Swedish Lutheran, Faith and there is no WE in They
by Doyle Ranstrom on Mar 6, 2022
I was born a Swedish Lutheran. An immediate member of the Lutheran Church of America [LCA]. This not to be confused with the ALC, American Lutheran Church which were Norwegian Lutherans. Years later, 1988 to be exact, the LCA and the ALC merged to form the ELCA [Evangelical Church of America]. This would have happened sooner, but it took over a year for the Swedish Lutherans to teach the Norwegian Lutherans how to read and write.
Ok, the above was a little family joke as my children and now grandchildren are a mix of many Nationalities including Swedish and Norwegian. Thankfully, since both of my children were able to graduate from college, the Swedish background seems to be dominate.
For the record, I did attend and graduate from an ALC college in Minnesota. The college was founded in the late 1800s by Norwegian settlers. By the time I got there, though the highest percentage of students were Lutheran, there were students from a variety of faiths and denominations including some with none.
It was when I was in college, that what I call "have you found the Lord" movement really got going. Whenever asked this question, my response was always the same. "I did not know He was lost, but I will help you look for Him". I regret saying this as I now realize it was insensitive. I wish I would have said "I did not know She was lost, but I will help you look for Her".
An interesting side note, my first full-time job of college I was an Admissions Counselor for the college I had attended. My area was the Twin Cities, Wisconsin and Chicago. I stopped by a Lutheran high school in Milwaukee which was of a different denomination. Since we had had students from there attend my college I thought I would be welcome. I was wrong, When I introduced myself, the administrator at the high school angrily stood up, grabbed my elbow and escorted me to door of the building and said I was not welcome and they did not want any of their students attending my college. Turns out I was the wrong kind of Lutheran, at least by his standards.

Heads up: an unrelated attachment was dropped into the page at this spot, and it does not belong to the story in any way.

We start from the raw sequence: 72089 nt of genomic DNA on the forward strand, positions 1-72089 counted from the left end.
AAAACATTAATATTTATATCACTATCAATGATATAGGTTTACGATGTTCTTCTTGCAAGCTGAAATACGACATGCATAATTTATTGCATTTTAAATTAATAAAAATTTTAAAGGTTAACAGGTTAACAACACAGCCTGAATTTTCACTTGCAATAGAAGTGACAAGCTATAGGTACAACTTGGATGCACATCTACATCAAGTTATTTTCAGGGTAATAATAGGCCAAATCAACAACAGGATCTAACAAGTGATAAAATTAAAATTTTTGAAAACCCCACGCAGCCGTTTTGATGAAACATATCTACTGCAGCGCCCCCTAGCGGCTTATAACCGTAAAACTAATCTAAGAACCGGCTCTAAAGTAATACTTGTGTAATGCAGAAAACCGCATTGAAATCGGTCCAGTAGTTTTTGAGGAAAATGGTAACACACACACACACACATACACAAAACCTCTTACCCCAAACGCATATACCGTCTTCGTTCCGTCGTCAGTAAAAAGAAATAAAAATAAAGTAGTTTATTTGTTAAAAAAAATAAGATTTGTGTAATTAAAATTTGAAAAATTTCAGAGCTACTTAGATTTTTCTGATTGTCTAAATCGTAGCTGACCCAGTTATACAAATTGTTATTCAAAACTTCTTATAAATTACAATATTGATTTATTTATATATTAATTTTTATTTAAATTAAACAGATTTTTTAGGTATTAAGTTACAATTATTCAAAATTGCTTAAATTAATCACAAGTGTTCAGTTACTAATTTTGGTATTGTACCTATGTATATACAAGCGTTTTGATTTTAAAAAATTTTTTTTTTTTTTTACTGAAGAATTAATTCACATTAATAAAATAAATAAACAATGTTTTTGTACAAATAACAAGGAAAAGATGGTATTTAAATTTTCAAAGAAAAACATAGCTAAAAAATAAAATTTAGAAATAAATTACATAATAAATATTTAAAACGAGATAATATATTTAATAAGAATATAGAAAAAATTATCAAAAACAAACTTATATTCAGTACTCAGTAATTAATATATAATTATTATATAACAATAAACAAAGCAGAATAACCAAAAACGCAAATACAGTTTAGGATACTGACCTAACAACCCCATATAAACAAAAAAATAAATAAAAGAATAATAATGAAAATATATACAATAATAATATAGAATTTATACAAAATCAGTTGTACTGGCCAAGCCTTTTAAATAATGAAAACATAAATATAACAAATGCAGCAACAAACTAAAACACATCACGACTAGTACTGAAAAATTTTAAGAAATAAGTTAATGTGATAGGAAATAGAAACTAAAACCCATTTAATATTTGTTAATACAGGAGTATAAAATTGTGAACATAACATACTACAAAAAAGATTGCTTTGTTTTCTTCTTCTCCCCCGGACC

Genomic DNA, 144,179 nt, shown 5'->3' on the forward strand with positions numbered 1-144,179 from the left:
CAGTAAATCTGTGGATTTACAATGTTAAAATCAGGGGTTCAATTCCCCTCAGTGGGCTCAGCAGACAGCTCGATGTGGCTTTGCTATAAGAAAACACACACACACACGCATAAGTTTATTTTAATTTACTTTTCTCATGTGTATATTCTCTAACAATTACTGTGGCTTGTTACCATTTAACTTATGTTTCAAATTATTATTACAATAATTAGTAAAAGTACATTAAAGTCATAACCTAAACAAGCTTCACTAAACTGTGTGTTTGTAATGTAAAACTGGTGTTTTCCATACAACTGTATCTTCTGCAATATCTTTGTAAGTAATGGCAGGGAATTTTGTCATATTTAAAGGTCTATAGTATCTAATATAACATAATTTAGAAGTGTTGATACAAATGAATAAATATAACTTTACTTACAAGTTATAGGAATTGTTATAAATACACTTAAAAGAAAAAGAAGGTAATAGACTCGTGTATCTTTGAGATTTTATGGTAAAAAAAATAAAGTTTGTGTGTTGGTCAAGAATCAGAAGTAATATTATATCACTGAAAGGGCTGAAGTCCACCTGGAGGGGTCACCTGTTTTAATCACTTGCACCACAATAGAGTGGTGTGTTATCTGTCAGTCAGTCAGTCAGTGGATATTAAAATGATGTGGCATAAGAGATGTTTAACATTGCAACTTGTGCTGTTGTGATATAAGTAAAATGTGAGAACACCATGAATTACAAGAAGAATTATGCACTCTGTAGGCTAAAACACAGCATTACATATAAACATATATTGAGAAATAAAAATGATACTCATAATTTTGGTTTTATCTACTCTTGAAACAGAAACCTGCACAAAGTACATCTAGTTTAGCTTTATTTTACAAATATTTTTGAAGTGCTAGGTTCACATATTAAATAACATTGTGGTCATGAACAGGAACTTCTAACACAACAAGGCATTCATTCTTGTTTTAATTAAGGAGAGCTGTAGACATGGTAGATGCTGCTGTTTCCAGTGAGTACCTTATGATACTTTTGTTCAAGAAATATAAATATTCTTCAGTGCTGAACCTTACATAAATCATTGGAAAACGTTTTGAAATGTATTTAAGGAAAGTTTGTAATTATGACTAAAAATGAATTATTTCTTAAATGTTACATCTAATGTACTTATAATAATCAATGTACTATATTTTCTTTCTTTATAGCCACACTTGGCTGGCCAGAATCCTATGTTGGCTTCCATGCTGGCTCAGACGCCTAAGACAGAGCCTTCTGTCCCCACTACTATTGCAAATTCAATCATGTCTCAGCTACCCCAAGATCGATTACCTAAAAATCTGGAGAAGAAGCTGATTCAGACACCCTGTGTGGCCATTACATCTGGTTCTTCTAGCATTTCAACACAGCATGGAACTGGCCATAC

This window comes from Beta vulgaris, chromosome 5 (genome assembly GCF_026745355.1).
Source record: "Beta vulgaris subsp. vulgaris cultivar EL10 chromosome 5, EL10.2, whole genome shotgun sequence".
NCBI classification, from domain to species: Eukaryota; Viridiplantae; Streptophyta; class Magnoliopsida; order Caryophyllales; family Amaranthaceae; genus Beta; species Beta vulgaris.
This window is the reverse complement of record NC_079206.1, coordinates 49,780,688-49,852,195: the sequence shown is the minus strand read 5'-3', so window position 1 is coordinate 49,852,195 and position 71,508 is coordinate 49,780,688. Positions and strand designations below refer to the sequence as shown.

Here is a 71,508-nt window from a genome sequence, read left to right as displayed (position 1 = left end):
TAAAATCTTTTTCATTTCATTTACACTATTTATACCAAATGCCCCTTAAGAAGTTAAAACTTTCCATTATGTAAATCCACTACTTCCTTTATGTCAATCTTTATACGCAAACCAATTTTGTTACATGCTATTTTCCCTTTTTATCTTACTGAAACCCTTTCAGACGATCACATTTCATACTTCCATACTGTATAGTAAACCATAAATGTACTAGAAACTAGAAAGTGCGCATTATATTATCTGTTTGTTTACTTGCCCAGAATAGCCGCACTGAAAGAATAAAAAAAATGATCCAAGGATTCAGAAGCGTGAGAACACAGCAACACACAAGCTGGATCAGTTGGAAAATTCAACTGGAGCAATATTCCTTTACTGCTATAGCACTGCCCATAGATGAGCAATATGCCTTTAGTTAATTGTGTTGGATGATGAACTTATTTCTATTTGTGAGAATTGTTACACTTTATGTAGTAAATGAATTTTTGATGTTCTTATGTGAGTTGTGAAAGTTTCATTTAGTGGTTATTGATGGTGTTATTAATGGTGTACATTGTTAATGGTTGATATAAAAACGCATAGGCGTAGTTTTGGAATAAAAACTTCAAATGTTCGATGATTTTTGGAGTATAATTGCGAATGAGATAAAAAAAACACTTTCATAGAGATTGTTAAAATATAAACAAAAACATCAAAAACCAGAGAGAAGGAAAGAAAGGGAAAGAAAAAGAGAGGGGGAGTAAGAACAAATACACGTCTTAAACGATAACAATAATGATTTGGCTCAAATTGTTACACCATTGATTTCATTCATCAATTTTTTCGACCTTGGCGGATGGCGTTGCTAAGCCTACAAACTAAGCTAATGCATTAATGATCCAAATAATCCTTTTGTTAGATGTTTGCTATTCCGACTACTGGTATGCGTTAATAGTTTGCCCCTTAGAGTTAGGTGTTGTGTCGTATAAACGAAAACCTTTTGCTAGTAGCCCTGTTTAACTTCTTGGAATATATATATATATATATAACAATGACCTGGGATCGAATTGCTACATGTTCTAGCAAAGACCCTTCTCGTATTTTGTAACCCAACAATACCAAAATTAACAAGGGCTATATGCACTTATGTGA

Over the years, I found there is a lot of this in our country. I cannot tell you how many times I have been told by others they are right, I am wrong and I will end up in a very warm place. I always thought this was part of Texas, but now having been through much of Texas, I do not think that is what they meant.
For the record, I have never not believed in God. Shortly after my dad was killed in a farming accident when I was 5 1/2, I remember walking down the gravel driveway of farm and having this feeling of peace come over me as I was thinking about my dad. Some would say just the rationale of little kid, maybe, or maybe this is what faith is about.
A long time ago, I started differentiating between, religions, faith and spirituality. Others may respectfully disagree, but for me, religions are the three Rs, rules, regulations and rituals. Faith is the believe in something greater then oneself. And spirituality is the personal connection to God, your neighbor [all of us], and yourself. Any person can have all three, or just one in my estimation.
As our country enters another very difficult time with the war in Ukraine we need faith and spirituality more than ever. Faith that good will prevail, the war will end quickly, Ukraine will remain an independent country and its citizens will be able to return to living in peace. Spirituality that understands we are all connected. I am not naive, I know there is a lot of "us versus them" throughout the world. Putin for sure and sadly, many in our country who supported Putin, his dictatorship and rule by violence.
People of faith with a spiritual connection to others naturally understand the "us vs them" simply does not work. But for those with neither faith or spirituality, I would strongly suggest "us vs them" does not work on a global economic scale or on a personal financial basis. With the exception of some defense contractors and military suppliers along with a few short sellers, no one is better off financially today then they were before Russia invaded Ukraine.
Christians all over the world just started the season of Lent which ends with the celebration of Easter. Regardless of denomination, Lent is a time of self-reflection. Probably something all of us should do year round. I would suggest we spend some thinking about the role we may have played in tragedy of the Ukraine. Because though the war is only days old, the build up for it has been taking place the past few years.